(Last Updated on : 18/11/2017)
Slugs are lung-breathing gastropods. They live on land
and are almost worldwide in distribution. They are symmetrical animals
with a well-defined head and an elongated body narrowing behind into a pointed tail. They have no spiral shell
. Slugs are the most common form of mollusc, with over 60,000 species alive today.
General Features of Slugs
The outside structure of a slug includes the following:
Tentacles: Like other pulmonate land gastropods, the common of land slugs have two pairs of 'feelers' or tentacles on their head. The higher pair is light sensing and has eyespots at the ends, while the lower pair offers the sense of smell. Both pairs are retractable.
Mantle: On top of the slug, behind the head, there is the saddle-shaped mantle, and under this there are the genital opening and anus. Almost always on the right hand side of the mantle is a respiratory opening, which is easy to notice when release, but difficult to see when closed. This opening is known as the pneumostome.
Tail: The part of a slug behind the mantle is called the 'tail'.
Keel:Some species of slugs have a top ridge running over their back along the heart of the tail. This ridge is called a 'keel'.
Foot: The flat bottom side of a slug is called the 'foot'. A slug moves by rhythmic waves of muscular contraction on the underside of its foot. It concurrently secretes a layer of mucus that it goes on, which helps stop damage to the foot tissues.
Vestigial Shell: Most slugs keep remains of their shell, which is usually internalized. This organ usually serves as storage space for calcium salts, often in combination with the digestive glands.
Structure of Slugs
The bodies of Slugs are made up mainly of water
and, without a full-sized shell. Their soft tissues are flat to aridity. They produce protective mucus to stay alive. They cover in damp places in drier conditions. They go through the torsion (a 180° twisted of the inner organs) in development. Slugs create two types of mucus - one is skinny and watery, and the other solid and sticky. Body mucus gives some shelter against predators, as it can make the slug solid to pick up and cling to by a bird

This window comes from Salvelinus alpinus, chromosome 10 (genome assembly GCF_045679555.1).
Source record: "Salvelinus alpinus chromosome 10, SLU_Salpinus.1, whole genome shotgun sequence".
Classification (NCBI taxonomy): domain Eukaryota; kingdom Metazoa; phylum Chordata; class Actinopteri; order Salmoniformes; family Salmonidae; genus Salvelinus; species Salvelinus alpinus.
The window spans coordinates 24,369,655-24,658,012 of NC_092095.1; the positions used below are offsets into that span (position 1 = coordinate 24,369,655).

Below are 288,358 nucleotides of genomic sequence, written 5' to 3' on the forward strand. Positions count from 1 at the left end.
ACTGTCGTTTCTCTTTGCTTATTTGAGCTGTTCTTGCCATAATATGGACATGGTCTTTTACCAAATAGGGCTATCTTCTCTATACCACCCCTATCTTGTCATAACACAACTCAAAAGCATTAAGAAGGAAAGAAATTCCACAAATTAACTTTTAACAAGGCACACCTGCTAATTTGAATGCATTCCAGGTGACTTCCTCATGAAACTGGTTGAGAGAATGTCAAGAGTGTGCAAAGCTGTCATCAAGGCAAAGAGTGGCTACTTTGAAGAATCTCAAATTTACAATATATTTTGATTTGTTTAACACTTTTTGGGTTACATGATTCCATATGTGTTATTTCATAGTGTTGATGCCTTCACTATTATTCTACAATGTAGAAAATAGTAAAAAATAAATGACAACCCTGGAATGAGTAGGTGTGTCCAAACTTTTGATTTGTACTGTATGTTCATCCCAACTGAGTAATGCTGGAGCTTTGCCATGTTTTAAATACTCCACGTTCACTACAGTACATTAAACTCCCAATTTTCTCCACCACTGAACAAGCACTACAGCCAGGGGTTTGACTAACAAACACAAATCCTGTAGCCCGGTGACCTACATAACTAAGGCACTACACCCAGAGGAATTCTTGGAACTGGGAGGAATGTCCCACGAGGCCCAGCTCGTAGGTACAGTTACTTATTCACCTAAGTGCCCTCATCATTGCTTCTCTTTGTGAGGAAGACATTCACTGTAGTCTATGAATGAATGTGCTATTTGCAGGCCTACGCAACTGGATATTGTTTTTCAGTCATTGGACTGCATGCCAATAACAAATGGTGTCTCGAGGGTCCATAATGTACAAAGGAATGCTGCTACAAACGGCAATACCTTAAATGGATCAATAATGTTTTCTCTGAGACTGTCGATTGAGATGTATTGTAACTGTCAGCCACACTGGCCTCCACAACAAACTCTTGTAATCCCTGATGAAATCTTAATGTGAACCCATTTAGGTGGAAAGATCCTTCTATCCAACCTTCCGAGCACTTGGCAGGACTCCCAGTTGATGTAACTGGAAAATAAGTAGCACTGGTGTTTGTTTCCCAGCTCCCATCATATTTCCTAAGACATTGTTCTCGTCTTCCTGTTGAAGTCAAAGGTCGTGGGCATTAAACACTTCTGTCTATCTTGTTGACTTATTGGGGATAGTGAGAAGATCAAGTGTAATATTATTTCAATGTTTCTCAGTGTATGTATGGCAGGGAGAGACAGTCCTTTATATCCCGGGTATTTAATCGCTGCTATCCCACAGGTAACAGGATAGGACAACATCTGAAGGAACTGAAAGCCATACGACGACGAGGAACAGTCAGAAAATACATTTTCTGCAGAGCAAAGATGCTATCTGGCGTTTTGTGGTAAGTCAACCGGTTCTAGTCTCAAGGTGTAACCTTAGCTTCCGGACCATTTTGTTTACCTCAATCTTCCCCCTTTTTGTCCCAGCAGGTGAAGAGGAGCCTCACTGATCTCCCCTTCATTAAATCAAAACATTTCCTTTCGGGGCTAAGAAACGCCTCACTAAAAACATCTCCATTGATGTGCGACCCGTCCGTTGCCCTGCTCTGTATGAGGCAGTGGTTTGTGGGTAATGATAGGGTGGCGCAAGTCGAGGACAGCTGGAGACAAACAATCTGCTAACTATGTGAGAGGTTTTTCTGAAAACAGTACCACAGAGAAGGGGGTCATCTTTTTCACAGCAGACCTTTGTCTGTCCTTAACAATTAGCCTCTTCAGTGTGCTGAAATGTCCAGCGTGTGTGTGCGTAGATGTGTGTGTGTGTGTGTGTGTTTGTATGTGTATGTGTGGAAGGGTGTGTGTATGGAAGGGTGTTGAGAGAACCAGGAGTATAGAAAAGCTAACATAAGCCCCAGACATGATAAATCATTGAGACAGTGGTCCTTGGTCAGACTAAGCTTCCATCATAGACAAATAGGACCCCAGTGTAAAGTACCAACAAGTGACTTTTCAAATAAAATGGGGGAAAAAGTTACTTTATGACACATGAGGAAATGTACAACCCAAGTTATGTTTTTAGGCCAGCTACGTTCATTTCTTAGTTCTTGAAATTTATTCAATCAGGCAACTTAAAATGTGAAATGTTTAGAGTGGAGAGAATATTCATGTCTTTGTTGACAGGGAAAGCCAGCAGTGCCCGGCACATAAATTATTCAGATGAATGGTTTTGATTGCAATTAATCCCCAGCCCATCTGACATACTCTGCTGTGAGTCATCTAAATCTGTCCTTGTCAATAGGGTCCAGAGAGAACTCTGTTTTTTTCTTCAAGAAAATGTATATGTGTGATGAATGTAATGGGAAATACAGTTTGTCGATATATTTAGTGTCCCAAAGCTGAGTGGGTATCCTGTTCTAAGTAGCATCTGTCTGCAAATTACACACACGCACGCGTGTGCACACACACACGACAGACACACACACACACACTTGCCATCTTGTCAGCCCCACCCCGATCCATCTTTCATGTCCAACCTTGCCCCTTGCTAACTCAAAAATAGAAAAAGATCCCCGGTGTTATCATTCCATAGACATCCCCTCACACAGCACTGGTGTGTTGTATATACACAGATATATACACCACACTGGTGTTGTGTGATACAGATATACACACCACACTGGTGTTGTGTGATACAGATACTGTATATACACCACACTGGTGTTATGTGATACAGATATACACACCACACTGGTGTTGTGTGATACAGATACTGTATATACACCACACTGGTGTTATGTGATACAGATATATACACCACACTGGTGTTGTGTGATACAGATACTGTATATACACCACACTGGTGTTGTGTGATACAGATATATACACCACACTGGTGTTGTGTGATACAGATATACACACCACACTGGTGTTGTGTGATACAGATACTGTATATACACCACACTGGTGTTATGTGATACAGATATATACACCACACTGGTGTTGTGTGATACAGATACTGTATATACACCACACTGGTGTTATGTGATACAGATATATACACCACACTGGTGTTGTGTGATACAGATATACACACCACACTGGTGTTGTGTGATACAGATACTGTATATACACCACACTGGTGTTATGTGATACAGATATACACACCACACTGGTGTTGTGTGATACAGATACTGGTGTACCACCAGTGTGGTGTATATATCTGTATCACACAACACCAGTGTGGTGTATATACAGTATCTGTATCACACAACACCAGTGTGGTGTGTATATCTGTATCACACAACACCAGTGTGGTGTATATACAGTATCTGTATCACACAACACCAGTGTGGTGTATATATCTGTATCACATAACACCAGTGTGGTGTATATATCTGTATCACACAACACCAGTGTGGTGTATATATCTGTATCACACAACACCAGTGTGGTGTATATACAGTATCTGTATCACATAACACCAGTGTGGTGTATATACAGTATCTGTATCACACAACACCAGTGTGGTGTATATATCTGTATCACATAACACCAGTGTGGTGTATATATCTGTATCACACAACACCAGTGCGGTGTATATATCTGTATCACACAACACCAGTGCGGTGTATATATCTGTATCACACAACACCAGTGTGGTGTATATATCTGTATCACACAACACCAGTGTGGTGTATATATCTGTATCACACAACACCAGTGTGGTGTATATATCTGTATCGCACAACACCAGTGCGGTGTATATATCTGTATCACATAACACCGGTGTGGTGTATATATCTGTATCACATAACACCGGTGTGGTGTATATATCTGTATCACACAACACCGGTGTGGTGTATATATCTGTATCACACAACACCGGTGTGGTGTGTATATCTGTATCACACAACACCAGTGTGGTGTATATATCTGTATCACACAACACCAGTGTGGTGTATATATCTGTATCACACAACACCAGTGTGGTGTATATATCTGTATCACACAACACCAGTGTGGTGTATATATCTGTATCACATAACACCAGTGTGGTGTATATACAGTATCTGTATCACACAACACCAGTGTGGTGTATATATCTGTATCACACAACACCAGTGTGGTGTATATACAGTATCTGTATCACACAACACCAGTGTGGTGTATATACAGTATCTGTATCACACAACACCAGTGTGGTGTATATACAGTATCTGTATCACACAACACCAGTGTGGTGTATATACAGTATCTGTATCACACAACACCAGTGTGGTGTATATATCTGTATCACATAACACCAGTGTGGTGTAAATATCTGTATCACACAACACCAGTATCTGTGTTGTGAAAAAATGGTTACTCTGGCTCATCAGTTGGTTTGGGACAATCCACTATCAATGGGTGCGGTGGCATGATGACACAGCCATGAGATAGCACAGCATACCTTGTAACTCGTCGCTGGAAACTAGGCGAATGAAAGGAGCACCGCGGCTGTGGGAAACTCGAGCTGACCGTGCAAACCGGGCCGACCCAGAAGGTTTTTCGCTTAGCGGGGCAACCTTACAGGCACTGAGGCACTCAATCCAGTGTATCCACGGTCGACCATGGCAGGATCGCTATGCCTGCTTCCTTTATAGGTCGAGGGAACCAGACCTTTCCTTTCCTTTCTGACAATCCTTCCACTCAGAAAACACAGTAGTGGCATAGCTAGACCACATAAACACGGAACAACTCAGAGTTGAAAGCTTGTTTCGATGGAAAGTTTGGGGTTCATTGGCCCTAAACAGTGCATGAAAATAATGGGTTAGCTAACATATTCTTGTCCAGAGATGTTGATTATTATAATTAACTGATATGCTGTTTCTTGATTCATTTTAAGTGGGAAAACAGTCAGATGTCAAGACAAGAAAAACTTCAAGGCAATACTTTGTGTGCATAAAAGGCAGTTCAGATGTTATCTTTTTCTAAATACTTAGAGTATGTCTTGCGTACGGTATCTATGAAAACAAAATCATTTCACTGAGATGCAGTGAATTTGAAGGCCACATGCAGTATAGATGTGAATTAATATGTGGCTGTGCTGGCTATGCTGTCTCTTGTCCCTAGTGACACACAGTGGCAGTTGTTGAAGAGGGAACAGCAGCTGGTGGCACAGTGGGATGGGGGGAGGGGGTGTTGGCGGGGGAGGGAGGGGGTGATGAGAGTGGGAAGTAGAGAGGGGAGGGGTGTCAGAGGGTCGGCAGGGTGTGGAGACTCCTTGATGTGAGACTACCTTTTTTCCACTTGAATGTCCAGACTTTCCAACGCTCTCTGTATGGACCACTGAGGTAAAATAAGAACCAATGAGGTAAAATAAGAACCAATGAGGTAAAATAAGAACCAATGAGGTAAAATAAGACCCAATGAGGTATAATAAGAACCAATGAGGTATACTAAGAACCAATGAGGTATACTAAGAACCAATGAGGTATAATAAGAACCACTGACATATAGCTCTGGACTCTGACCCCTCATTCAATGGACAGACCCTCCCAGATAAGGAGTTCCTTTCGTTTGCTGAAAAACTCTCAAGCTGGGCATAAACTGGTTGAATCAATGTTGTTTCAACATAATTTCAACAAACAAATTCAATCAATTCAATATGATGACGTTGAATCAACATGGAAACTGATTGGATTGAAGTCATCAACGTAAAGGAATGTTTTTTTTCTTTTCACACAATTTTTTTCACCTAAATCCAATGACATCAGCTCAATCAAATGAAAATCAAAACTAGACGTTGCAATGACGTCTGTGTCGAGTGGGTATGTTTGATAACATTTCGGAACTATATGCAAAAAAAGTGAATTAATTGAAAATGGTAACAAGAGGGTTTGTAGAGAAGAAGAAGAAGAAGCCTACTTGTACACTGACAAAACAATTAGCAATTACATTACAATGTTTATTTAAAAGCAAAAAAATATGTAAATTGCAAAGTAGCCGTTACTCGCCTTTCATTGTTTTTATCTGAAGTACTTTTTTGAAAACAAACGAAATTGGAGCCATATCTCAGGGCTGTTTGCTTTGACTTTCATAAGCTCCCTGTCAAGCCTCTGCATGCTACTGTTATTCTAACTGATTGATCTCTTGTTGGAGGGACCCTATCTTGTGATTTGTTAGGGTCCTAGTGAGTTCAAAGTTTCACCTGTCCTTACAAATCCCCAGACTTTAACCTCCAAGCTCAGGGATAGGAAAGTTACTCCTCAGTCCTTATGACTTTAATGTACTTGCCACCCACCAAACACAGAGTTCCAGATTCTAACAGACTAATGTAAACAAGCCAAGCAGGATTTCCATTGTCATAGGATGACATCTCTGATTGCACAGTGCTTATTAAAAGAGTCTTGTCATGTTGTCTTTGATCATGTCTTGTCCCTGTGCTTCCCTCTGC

Slugs are hermaphrodites, having female and male reproductive organs together. Once a slug has placed a mate, they enclose each other. A few days later, the slugs lay about 30 eggs in a hole in the ground.
The largest land snail is the African Achatina achatina. The largest freshwater snails, Pomacea from South America, reach nearly 10 centimetres in diameter, and the largest naval snail, the Australian Syrinx aruanus. It occasionally grows to more than 0.6 metre (two feet). The longest snail perhaps is Parenteroxenos doglieli, which lives as a leech in the body cavity of a sea cucumber
: it grows to be almost 130 centimetres (50 inches) in length.
Food Habits of Slugs
Slugs eat rotting plant
material and fungi. Most carnivorous slugs on occasion also eat dead specimens of their own type. They can feed on a broad range of vegetables
, including flowers
. They also feed on carrots, peas, apples and cabbage that are offered as a one and only food
source. Other species pertaining to different genus, such as Agaricus, Pleurocybella and Russula are also eaten by slugs. Depending on the species and other aspects, slugs eat only fungi at precise stages of development.
Nature of Slugs
Slugs can contract their body, making themselves harder, more compact and still and round. By doing this, they become firmly attached to the substrate. By doing this, they become firmly attached to the substrate. Some slugs can self-amputate a part of their tail to help the slug run off from a predator. Some slug species hole up underground during the winter
in temperate climate
s, but in other species, the adults die in the autumn. Slugs are more active by night than by day, and they seek moisture.
Slugs are sensitive to smell. Any putrid vegetable
or decaying animal at once attracts them. Sea slugs are highly elastic. They can shrink to half a centimetre and expand up to 8 centimetres. Most of them are far more richly coloured than any of the land slugs and some are of truly remarkable appearance. Their ornamental and colourful appendages serve the purpose of protecting them from their enemies by harmonizing with their surroundings.
Along the Indian shores, especially in the waters of Pamban
, Krusadi and Shingle Islands
, several attractive and curious species of sea slugs are very common. They are found attached to the underside of stones and rocks in shallows abundant in seaweeds and corals. The more interesting among them are; the plumed types - Bornella and Eubronchus, the filamentose Hervia and the star-marked Dendradoris and Trippa.